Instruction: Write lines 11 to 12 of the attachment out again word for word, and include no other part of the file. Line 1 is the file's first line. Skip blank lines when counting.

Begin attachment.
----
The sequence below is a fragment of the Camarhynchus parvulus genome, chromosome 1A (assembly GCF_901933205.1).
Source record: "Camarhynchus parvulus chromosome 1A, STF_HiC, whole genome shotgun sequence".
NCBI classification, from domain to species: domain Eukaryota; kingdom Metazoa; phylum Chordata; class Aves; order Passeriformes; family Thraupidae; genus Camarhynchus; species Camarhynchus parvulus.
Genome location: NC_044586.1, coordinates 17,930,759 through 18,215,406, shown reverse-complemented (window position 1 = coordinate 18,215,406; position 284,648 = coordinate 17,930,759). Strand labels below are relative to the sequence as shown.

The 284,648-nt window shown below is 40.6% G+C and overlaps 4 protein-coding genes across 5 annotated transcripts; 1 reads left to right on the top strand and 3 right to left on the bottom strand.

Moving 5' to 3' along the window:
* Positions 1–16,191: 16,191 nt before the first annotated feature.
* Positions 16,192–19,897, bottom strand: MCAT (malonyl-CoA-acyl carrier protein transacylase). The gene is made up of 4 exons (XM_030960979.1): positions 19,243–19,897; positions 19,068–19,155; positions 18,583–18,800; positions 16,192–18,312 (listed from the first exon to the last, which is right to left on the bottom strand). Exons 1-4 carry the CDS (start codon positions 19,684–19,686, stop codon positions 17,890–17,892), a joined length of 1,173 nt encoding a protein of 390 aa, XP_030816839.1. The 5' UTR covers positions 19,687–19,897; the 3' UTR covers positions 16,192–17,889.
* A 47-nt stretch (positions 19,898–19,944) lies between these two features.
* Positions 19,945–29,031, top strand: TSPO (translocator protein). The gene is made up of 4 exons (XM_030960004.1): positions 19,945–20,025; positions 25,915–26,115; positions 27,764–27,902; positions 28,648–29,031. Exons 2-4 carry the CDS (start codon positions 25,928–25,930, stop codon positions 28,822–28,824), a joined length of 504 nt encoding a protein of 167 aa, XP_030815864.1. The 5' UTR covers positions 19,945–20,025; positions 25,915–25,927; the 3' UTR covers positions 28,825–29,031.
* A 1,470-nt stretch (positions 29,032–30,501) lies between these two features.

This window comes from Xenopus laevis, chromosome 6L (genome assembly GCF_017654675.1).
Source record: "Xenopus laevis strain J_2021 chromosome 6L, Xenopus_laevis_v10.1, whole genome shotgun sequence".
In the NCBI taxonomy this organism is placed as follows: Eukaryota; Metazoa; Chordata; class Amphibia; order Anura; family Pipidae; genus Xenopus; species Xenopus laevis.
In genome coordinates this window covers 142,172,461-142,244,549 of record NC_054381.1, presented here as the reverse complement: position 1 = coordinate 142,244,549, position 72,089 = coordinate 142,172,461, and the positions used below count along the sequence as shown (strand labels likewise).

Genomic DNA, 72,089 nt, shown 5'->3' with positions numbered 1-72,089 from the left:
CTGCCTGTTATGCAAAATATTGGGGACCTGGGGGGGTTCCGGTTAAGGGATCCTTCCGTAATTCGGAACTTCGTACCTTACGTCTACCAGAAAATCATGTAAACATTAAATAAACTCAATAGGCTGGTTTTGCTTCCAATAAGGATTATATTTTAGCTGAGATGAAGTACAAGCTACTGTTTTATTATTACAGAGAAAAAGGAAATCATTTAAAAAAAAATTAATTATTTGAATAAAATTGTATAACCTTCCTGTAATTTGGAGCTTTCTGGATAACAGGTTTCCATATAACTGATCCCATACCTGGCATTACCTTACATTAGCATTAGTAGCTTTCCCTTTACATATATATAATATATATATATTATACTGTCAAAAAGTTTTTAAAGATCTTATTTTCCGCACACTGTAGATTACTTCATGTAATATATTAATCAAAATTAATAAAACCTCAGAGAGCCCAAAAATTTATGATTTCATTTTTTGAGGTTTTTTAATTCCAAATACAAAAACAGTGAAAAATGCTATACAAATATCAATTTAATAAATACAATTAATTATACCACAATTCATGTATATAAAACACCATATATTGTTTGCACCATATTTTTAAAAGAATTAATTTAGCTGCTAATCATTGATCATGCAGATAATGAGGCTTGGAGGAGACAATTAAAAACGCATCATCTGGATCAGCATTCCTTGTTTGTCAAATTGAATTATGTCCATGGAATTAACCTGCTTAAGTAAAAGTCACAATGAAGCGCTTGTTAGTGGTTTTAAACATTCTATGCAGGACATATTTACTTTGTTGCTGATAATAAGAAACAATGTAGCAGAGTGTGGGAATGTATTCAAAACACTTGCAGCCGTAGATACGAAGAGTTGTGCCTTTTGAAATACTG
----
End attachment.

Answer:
* A 1,470-nt stretch (positions 29,032–30,501) lies between these two features.

This window comes from Xenopus laevis, chromosome 6L (genome assembly GCF_017654675.1).